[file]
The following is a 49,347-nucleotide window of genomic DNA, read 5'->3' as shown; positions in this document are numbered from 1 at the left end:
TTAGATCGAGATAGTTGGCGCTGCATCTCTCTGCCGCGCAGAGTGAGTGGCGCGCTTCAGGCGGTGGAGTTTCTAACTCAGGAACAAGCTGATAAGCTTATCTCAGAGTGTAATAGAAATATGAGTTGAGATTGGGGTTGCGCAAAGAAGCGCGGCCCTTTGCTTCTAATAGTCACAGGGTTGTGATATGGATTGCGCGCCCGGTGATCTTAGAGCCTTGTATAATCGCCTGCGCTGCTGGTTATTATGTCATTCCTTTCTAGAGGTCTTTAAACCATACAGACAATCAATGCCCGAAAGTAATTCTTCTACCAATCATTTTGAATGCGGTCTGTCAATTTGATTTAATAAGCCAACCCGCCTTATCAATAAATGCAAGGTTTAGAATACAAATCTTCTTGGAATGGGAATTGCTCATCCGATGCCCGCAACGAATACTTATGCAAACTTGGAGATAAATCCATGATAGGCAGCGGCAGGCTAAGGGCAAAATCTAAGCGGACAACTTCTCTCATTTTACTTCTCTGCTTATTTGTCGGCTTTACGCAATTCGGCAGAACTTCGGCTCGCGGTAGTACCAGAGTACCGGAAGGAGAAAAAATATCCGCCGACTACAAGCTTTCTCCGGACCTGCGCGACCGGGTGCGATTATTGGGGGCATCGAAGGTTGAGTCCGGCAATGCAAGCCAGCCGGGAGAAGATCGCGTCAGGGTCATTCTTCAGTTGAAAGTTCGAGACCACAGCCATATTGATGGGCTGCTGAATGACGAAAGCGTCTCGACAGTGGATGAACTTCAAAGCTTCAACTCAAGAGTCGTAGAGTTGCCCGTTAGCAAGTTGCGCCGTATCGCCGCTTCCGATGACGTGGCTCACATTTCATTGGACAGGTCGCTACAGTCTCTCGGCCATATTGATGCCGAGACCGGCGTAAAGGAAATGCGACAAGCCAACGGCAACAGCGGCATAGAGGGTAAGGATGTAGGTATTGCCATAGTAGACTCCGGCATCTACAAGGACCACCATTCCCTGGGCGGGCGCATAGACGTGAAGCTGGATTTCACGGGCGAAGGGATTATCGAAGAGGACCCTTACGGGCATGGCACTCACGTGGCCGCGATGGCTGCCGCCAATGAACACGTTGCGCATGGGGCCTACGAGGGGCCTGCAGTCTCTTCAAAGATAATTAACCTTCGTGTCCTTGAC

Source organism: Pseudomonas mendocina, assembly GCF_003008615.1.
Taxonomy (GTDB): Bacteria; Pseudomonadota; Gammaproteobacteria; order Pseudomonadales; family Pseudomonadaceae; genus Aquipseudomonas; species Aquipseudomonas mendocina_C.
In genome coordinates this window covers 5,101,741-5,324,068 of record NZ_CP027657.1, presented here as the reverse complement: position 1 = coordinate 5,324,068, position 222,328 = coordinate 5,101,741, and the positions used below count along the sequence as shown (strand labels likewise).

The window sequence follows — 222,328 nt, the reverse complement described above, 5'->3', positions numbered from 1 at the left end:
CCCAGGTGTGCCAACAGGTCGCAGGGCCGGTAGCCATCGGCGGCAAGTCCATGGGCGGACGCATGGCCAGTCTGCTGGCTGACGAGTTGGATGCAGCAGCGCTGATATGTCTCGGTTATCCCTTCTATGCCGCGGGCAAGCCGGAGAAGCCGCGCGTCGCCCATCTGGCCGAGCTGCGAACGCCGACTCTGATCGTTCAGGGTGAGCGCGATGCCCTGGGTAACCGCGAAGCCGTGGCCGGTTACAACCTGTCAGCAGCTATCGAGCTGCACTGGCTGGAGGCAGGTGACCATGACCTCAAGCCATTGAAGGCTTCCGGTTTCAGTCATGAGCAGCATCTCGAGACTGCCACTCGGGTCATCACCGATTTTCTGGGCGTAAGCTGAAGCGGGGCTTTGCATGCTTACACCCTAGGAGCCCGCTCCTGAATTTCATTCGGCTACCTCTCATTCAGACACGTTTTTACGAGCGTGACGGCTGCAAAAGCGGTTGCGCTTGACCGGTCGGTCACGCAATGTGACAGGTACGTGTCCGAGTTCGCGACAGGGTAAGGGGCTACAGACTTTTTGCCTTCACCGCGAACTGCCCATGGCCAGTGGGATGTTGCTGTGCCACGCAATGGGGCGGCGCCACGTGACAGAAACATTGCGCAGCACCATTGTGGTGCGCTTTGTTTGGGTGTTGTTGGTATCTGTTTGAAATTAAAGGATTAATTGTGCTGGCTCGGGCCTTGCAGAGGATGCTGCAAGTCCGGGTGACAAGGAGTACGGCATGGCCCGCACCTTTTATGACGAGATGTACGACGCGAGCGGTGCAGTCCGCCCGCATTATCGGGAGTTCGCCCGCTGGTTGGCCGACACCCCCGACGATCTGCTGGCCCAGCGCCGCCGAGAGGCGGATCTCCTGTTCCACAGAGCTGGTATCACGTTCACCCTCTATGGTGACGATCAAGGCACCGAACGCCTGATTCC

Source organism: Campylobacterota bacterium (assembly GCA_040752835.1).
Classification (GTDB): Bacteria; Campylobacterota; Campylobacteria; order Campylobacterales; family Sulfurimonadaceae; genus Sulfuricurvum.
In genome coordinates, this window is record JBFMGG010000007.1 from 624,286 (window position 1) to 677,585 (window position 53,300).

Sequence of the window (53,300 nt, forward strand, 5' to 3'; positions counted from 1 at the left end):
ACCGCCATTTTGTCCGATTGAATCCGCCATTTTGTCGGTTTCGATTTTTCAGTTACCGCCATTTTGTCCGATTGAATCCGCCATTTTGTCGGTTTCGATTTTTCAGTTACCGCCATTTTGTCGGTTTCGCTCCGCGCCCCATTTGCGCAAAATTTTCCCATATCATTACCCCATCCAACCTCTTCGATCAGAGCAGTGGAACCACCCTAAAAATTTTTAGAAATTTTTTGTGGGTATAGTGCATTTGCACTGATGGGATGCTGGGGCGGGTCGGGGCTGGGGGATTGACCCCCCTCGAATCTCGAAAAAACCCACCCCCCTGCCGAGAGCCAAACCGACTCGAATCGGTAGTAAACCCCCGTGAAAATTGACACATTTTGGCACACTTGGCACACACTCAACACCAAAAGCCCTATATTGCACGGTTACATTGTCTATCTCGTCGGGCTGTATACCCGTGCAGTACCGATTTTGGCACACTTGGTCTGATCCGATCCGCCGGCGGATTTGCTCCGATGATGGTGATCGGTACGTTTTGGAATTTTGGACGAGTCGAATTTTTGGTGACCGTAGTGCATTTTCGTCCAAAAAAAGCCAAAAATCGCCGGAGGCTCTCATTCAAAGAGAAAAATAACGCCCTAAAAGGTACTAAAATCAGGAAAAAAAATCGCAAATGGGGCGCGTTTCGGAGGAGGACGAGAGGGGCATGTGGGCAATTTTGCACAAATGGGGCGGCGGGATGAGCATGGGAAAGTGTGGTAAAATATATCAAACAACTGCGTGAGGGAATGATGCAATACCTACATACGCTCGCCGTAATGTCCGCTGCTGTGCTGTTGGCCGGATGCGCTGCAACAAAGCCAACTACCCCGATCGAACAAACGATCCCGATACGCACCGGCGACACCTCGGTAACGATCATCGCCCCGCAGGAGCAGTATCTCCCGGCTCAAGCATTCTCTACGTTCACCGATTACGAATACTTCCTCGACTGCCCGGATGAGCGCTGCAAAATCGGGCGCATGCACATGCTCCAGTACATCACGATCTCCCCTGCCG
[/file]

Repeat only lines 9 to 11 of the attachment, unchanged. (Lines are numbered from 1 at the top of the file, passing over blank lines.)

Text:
Classification (GTDB): Bacteria; Campylobacterota; Campylobacteria; order Campylobacterales; family Sulfurimonadaceae; genus Sulfuricurvum.
In genome coordinates, this window is record JBFMGG010000007.1 from 624,286 (window position 1) to 677,585 (window position 53,300).

Sequence of the window (53,300 nt, forward strand, 5' to 3'; positions counted from 1 at the left end):